Friday, April 06, 2007

Today's English lesson

From the American Heritage Book of English Usage:

Ne plus ultra

You get the knife, the bowl, and the book. Plus you get the free knife sharpener.
The use of plus as a conjunction connecting clauses or starting a sentence that emphasizes an additional thought occurs frequently in sales pitches, but it is not well established in formal writing.

The use of plus to connect nouns presents a more complicated issue. When equations involving addition are written out in words, the verb is usually singular:
Three plus two is five.
Similarly, when plus connects nouns or noun phrases, the verb is usually singular:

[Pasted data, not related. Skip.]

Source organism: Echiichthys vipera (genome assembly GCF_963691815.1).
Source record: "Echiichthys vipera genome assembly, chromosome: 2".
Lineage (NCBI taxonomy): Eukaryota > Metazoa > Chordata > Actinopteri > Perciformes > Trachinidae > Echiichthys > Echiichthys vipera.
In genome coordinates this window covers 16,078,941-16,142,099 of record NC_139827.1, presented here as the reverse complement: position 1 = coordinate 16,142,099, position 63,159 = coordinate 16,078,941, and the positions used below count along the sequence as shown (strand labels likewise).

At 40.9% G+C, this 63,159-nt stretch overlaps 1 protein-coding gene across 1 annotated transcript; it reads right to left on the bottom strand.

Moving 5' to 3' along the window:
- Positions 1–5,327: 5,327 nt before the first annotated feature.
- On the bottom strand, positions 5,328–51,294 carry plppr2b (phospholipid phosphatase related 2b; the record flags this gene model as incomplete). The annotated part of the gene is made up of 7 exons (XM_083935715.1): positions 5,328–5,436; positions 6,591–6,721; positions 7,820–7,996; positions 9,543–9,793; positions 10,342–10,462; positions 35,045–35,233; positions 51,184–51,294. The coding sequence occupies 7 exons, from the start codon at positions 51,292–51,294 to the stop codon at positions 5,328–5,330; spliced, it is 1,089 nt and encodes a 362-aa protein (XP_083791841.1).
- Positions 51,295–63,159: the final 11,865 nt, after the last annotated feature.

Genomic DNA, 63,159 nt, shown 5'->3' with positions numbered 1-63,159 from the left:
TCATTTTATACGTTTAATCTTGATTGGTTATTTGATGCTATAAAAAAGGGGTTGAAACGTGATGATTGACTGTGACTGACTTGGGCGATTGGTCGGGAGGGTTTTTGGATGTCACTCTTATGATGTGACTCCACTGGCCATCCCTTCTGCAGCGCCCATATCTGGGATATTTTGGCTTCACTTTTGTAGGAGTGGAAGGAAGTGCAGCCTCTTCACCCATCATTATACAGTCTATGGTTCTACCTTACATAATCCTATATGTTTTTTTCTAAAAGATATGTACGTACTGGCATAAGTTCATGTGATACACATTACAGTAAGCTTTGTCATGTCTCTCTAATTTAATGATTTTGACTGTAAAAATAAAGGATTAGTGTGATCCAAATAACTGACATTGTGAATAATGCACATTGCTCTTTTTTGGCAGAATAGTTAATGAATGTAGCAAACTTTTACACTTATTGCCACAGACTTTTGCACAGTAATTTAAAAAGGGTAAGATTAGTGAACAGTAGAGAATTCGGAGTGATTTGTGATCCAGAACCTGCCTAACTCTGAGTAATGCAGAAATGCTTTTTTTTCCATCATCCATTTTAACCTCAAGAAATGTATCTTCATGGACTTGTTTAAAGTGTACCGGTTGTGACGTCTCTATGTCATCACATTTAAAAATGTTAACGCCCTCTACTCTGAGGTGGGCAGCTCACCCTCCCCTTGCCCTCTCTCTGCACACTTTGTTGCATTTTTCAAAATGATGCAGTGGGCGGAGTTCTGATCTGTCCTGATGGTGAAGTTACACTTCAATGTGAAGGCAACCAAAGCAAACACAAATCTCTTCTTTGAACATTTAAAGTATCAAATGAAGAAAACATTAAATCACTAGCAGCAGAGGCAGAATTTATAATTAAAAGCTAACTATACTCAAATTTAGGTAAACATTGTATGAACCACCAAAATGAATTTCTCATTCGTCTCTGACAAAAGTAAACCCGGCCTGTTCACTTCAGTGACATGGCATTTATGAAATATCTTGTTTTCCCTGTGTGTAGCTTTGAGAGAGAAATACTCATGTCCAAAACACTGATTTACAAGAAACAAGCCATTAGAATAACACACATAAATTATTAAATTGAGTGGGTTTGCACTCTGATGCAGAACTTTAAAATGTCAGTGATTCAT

Their strength plus their intelligence makes them formidable opponents.
Some people would argue that in these sentences plus functions as a preposition meaning “in addition to,” but if this were true, you would be able to move the plus phrase to the beginning of the sentence, and this is clearly impossible. You cannot say
Plus their intelligence, their strength makes them formidable.
It makes more sense to view plus in these uses as a conjunction that joins two subjects into a single entity requiring a singular verb by notional agreement, just as and does in the sentence
Chips and beans is her favorite appetizer.

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